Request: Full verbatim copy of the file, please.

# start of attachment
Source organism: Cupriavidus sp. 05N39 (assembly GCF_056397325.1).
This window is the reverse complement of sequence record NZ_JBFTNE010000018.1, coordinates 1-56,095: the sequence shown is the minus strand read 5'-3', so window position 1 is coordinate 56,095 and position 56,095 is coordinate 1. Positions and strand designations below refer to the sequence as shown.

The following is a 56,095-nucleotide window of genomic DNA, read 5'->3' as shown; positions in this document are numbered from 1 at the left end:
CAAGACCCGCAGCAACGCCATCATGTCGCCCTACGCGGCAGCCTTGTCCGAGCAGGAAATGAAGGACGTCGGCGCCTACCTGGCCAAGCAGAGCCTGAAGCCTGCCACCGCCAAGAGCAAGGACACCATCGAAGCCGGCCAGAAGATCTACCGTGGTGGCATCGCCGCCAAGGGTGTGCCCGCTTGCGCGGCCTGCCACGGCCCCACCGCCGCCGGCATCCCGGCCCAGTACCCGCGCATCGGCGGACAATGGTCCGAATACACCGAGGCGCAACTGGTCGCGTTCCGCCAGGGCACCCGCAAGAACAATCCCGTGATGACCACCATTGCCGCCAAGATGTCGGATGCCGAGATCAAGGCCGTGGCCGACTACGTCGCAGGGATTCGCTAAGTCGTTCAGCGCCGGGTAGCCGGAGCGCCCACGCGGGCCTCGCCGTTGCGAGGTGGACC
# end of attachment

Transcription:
Source organism: Cupriavidus sp. 05N39 (assembly GCF_056397325.1).
This window is the reverse complement of sequence record NZ_JBFTNE010000018.1, coordinates 1-56,095: the sequence shown is the minus strand read 5'-3', so window position 1 is coordinate 56,095 and position 56,095 is coordinate 1. Positions and strand designations below refer to the sequence as shown.

The following is a 56,095-nucleotide window of genomic DNA, read 5'->3' as shown; positions in this document are numbered from 1 at the left end:
CAAGACCCGCAGCAACGCCATCATGTCGCCCTACGCGGCAGCCTTGTCCGAGCAGGAAATGAAGGACGTCGGCGCCTACCTGGCCAAGCAGAGCCTGAAGCCTGCCACCGCCAAGAGCAAGGACACCATCGAAGCCGGCCAGAAGATCTACCGTGGTGGCATCGCCGCCAAGGGTGTGCCCGCTTGCGCGGCCTGCCACGGCCCCACCGCCGCCGGCATCCCGGCCCAGTACCCGCGCATCGGCGGACAATGGTCCGAATACACCGAGGCGCAACTGGTCGCGTTCCGCCAGGGCACCCGCAAGAACAATCCCGTGATGACCACCATTGCCGCCAAGATGTCGGATGCCGAGATCAAGGCCGTGGCCGACTACGTCGCAGGGATTCGCTAAGTCGTTCAGCGCCGGGTAGCCGGAGCGCCCACGCGGGCCTCGCCGTTGCGAGGTGGACC